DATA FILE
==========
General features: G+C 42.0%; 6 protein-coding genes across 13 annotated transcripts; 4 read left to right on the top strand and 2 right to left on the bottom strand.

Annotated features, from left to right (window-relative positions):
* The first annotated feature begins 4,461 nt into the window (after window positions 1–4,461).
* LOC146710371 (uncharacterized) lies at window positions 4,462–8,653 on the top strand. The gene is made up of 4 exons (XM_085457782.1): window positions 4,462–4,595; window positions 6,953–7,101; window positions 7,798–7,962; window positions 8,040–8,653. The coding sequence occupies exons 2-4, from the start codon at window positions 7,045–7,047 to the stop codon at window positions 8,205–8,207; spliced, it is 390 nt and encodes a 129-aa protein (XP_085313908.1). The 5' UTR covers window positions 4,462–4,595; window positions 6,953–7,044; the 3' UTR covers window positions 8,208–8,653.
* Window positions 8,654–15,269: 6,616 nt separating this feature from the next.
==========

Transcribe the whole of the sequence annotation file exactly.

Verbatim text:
General features: G+C 42.0%; 6 protein-coding genes across 13 annotated transcripts; 4 read left to right on the top strand and 2 right to left on the bottom strand.

Annotated features, from left to right (window-relative positions):
* The first annotated feature begins 4,461 nt into the window (after window positions 1–4,461).
* LOC146710371 (uncharacterized) lies at window positions 4,462–8,653 on the top strand. The gene is made up of 4 exons (XM_085457782.1): window positions 4,462–4,595; window positions 6,953–7,101; window positions 7,798–7,962; window positions 8,040–8,653. The coding sequence occupies exons 2-4, from the start codon at window positions 7,045–7,047 to the stop codon at window positions 8,205–8,207; spliced, it is 390 nt and encodes a 129-aa protein (XP_085313908.1). The 5' UTR covers window positions 4,462–4,595; window positions 6,953–7,044; the 3' UTR covers window positions 8,208–8,653.
* Window positions 8,654–15,269: 6,616 nt separating this feature from the next.